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Minimum Altitude

  1. Jan 10, 2016 #1
    From my astrophysics class, we were given that the minimum altitude of a star relative to your latitude on Earth ([itex]\phi[/itex]) is given by:
    $$h_{min} = \delta + \phi - 90°$$ (where [itex]\delta[/itex] is the declination angle of the star)

    Supposing you were trying to view as many stars as possible in the night sky (assuming perfect weather conditions / no light pollution everywhere on the Earth), where would be the best place to go?

    Using the formula, you want [itex]h_{min}[/itex] to be as positive as possible for any given star declination [itex]\delta[/itex]. This means you should make you [itex]\phi[/itex] as large as possible, which would be 90 degrees (i.e. North pole). Is my reasoning correct, from this formula, that the best place to view as many stars as possible (again assuming perfect weather) would be at the north pole?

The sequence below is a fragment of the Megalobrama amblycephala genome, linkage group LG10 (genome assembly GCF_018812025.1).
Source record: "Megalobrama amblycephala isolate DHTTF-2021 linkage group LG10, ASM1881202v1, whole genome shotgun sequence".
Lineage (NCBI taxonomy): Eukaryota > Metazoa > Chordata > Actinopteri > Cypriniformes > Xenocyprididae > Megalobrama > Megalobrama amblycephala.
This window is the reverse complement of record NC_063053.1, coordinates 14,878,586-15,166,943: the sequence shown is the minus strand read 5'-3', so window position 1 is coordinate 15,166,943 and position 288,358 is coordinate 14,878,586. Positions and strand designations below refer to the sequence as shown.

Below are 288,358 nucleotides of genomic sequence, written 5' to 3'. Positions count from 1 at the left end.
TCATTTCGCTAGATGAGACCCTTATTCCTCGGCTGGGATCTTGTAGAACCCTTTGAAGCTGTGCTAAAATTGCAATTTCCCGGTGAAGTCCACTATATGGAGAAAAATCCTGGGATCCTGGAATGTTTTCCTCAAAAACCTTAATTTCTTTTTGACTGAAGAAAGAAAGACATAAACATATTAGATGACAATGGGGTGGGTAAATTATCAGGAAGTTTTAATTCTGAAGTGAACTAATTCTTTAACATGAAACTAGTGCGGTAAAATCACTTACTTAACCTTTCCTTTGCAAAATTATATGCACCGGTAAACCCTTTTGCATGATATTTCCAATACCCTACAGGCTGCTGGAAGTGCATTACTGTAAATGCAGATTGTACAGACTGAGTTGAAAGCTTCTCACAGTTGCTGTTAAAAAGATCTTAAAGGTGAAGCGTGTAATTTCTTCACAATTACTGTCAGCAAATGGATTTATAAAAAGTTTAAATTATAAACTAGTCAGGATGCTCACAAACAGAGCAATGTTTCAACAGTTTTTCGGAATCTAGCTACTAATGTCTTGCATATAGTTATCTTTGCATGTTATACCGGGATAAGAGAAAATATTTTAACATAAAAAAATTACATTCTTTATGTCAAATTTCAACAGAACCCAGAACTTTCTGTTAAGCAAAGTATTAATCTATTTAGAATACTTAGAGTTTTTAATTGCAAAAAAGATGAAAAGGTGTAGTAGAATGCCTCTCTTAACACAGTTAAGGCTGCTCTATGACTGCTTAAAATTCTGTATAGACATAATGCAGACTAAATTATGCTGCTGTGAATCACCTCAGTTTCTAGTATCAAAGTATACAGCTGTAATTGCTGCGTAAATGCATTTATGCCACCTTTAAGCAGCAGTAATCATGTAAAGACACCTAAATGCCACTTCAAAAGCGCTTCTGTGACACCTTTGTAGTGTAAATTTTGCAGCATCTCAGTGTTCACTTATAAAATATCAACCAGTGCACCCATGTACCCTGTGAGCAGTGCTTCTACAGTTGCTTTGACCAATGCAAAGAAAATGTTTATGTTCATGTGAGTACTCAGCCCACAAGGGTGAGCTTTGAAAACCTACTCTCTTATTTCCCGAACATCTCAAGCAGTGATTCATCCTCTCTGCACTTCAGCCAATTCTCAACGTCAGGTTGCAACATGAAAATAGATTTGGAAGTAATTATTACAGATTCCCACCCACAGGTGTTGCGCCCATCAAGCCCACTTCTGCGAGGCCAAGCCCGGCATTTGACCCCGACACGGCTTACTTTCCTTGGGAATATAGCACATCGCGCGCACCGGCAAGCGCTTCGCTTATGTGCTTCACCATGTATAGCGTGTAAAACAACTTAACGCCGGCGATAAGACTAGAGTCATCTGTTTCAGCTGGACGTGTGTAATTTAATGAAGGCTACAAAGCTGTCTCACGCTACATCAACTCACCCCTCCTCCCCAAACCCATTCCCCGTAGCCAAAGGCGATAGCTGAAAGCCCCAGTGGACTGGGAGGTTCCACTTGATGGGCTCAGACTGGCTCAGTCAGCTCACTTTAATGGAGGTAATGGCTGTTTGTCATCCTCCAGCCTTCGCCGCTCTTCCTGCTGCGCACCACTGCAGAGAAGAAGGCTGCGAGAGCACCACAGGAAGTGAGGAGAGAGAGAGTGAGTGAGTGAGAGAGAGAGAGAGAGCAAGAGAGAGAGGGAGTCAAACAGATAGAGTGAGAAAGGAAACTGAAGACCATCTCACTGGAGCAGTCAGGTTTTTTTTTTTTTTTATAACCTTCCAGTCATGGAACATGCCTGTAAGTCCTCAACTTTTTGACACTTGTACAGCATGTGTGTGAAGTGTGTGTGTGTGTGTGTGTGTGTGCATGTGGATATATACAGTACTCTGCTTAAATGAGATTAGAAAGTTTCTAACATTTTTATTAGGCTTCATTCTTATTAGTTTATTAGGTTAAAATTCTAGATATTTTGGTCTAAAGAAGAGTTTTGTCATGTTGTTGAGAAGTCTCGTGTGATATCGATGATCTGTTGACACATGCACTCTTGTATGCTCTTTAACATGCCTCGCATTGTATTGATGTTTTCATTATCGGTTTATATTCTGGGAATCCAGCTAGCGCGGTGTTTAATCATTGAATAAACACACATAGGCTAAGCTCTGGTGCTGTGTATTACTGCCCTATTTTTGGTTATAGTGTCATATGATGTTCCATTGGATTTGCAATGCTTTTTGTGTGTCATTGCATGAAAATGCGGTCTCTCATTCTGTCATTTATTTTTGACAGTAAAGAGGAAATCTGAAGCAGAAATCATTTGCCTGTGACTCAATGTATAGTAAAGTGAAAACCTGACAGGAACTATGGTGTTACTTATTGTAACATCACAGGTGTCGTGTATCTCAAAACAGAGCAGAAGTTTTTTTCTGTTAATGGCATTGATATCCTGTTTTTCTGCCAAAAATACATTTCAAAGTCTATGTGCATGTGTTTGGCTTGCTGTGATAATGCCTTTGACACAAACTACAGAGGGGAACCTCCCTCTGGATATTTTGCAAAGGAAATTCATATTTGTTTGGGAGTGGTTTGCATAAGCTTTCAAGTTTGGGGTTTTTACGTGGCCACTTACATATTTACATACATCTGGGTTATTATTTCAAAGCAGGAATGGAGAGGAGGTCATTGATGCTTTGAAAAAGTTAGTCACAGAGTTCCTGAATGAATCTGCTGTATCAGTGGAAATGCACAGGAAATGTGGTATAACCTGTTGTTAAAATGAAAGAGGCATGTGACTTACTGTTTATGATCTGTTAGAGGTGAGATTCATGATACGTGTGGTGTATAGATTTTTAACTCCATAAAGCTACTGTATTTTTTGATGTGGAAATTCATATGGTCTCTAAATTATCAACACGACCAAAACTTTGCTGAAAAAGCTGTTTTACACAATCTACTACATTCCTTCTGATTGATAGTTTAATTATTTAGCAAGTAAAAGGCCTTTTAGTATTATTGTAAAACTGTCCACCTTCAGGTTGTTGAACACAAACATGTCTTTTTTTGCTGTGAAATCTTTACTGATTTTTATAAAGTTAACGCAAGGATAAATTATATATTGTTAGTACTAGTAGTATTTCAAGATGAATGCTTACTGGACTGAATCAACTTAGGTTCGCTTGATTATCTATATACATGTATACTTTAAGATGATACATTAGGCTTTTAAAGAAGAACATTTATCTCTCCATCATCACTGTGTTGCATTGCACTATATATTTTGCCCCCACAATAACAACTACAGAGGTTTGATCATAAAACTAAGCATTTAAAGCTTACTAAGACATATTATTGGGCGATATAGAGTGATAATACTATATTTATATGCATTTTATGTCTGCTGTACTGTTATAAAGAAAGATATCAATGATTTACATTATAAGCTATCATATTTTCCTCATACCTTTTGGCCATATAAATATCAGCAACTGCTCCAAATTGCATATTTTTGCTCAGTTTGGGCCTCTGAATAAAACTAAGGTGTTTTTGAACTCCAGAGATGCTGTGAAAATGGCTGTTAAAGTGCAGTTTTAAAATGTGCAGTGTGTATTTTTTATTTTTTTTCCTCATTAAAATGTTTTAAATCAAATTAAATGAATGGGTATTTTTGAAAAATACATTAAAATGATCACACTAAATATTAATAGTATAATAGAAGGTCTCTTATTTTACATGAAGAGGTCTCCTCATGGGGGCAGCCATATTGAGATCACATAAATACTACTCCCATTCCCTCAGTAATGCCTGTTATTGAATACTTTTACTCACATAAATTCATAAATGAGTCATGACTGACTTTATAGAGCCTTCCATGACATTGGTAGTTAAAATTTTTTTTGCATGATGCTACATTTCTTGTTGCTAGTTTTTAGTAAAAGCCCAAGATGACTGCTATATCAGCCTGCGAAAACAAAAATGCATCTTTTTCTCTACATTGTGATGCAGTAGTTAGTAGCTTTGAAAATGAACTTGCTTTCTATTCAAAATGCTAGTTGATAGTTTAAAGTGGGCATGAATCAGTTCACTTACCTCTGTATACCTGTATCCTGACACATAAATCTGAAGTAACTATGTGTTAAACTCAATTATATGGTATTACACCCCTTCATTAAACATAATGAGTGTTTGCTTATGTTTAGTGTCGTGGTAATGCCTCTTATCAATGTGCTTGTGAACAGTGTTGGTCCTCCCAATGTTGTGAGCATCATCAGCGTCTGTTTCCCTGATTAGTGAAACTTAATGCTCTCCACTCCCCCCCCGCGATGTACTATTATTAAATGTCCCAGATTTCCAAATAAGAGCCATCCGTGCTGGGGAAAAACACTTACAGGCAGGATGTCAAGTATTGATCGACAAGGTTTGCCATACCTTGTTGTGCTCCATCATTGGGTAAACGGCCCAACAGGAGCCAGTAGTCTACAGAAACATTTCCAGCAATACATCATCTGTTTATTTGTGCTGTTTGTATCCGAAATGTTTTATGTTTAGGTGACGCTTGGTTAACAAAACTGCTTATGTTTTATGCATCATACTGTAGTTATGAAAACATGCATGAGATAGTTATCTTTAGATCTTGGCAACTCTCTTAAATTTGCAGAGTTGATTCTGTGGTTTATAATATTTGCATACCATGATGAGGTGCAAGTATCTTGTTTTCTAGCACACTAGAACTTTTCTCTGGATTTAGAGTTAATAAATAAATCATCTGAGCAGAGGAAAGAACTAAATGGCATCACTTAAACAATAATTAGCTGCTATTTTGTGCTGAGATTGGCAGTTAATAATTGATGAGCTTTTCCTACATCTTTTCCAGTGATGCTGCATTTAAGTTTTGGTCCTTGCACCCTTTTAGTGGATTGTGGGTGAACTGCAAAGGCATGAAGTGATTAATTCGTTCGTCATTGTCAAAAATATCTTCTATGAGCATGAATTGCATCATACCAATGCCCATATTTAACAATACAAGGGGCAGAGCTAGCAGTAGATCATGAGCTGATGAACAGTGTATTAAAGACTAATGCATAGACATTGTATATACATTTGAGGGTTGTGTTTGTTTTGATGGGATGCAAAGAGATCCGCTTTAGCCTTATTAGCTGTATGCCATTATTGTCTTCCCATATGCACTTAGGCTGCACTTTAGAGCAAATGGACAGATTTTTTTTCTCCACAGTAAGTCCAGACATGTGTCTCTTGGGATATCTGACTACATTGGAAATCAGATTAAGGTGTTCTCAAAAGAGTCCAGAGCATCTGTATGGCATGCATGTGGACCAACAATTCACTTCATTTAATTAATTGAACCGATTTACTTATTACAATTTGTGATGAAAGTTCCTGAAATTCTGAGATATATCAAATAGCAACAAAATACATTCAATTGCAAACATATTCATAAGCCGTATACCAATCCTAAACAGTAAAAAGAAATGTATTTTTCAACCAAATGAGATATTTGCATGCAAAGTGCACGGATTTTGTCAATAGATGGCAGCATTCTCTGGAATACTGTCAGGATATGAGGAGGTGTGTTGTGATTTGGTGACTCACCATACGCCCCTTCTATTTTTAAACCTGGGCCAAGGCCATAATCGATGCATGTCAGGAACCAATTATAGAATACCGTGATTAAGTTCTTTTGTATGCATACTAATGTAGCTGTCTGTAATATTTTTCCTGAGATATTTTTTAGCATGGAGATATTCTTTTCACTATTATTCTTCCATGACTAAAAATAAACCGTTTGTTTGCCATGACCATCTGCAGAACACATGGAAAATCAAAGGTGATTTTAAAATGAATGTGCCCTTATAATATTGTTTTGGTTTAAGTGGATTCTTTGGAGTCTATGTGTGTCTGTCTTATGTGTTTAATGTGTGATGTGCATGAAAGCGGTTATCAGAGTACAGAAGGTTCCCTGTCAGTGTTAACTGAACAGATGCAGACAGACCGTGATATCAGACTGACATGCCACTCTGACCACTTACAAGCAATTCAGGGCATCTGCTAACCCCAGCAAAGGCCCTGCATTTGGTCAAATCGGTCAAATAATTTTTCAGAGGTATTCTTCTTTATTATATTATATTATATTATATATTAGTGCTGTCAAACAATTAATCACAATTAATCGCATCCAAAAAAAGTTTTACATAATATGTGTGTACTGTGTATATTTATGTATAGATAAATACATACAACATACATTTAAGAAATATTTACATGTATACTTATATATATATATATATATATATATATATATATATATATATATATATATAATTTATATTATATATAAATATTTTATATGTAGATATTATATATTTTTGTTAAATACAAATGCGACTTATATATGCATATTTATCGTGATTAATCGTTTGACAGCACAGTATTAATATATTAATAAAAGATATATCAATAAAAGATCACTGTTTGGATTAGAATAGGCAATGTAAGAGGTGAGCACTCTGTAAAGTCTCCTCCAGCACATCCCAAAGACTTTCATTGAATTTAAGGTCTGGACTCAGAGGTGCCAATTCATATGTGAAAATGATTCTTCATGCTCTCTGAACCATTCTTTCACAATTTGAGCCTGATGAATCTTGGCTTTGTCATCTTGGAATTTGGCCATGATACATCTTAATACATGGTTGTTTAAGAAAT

2. jcsd
  3. Jan 10, 2016 #2

    Bystander

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    How many stars in one hemisphere? (North pole)
    Is there any place on earth you can view two hemispheres?
     
  4. Jan 10, 2016 #3
    That would be at the equator, correct? That makes sense (e.g. a lot of observatories in South America), but why does the formula say otherwise?
    Is this because the formula only works for Northern hermisphere latitudes?
     
  5. Jan 10, 2016 #4

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    I suspect it's a matter of the interpretation of the question.
     
  6. Jan 17, 2016 #5

    Tom.G

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    For naked eye viewing, wouldn't the best spot be where the Milkyway was at zenith at local midnite?
     
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